divine justice administered by God or karmic forces
retributive   justice focuses on punishment of offender
restorative justice focuses on offender making things right with victims (individuals,  community)
transformative justice focuses on disciplining, transforming offender as part of  healing, peacemaking
distributive justice focuses on fairly allocating goods, benefits, burdens of economic activity


how it handles the problem of evil


from the Bible's book of Job onward,

it recognizes there is a problem!


Evil, pain, and suffering is not a problem: it is a fact of Allah's creation.  And Allah does not owe man any explanations...As the holy Qu'ran (4: 78) puts it: "Whatever good befalleth thee, O man, it is from GOD; and whatever evil befalleth thee, it is from thyself."            



"For Hindu thought, there is no Problem of Evil.  The conventional, relative world is necessarily a world of opposites.  Light is inconceivable apart from darkness; order is meaningless without disorder; and likewise...pleasure without pain."

(Alan Watts in The Spirit of Zen)


Buddhists use the existence of evil as a reason not to believe in God as a benevolent, loving Creator.  As the Bodhisattva sings, "If the creator of the world entire they call God, of every being be the Lord, why prevail deceit, lies and ignorance and he such inequity and injustice create?  If the creator of the world entire they call God, of every being be the Lord, then an evil master is he, (O Aritta) knowing what's right did let wrong prevail! (from Bhûridatta Jataka)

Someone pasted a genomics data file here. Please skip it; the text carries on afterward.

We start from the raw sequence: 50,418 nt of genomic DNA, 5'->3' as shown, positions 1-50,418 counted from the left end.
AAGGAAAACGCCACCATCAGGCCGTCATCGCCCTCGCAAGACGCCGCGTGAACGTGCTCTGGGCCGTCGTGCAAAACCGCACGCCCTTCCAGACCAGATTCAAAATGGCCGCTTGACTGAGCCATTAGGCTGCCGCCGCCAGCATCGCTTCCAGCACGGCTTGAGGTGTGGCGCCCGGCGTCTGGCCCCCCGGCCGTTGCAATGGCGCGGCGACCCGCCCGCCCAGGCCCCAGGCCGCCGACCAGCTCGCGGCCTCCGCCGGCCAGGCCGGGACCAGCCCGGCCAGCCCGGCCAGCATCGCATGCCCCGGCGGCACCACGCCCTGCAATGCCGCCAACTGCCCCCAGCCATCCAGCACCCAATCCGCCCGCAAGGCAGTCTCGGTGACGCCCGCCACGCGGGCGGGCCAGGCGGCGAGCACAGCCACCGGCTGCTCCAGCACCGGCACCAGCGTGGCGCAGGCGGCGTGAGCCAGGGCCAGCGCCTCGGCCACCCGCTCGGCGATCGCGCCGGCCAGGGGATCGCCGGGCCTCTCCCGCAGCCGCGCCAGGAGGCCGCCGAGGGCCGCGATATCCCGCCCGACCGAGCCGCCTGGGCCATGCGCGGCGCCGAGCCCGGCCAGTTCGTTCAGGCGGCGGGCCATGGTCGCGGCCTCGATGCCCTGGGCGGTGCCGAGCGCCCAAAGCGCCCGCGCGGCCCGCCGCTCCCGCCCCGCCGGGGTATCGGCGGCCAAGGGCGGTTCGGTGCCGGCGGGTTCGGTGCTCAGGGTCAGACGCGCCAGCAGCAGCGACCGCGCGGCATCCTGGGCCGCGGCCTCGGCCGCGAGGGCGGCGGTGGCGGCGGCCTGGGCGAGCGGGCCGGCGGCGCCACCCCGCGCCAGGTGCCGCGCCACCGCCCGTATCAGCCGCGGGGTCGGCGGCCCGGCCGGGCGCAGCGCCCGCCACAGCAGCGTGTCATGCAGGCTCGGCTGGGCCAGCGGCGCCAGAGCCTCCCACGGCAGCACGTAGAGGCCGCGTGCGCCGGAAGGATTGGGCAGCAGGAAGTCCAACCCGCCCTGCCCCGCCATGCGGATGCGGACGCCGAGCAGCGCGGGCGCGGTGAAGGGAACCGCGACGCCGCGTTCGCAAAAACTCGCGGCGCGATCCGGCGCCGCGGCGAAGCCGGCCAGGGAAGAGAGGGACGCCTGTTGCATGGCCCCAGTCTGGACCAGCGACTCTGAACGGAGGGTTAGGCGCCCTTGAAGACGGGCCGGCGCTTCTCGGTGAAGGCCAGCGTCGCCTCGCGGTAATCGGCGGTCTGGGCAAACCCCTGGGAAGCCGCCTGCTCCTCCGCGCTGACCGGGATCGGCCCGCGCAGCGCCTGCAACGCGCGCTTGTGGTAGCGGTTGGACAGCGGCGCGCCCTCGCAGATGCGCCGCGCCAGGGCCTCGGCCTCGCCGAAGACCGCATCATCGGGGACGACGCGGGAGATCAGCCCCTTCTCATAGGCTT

Figure #17c

    Native American Prayer of Thanks             

We return thanks to our mother, the earth, which sustains us. We return thanks to the rivers and streams, which supply us with waters.  We return thanks to all herbs, which furnish medicine for the cure of our diseases.  We return thanks to the corn, and to her sisters, the beans and the squashes, which give us life. We return thanks to the bushes and trees, which provide us with fruit.  We return thanks to the wind, which moving the air has banished diseases. We return thanks to the moon and the stars, which have given us their light when the sun was gone.  We return thanks to the sun, that he has looked upon the earth with a beneficent eye.  Lastly, we return thanks to the Great Spirit, in whom is embodied all goodness, and who directs all things for the good of his children.                

 (from Iroquois tradition)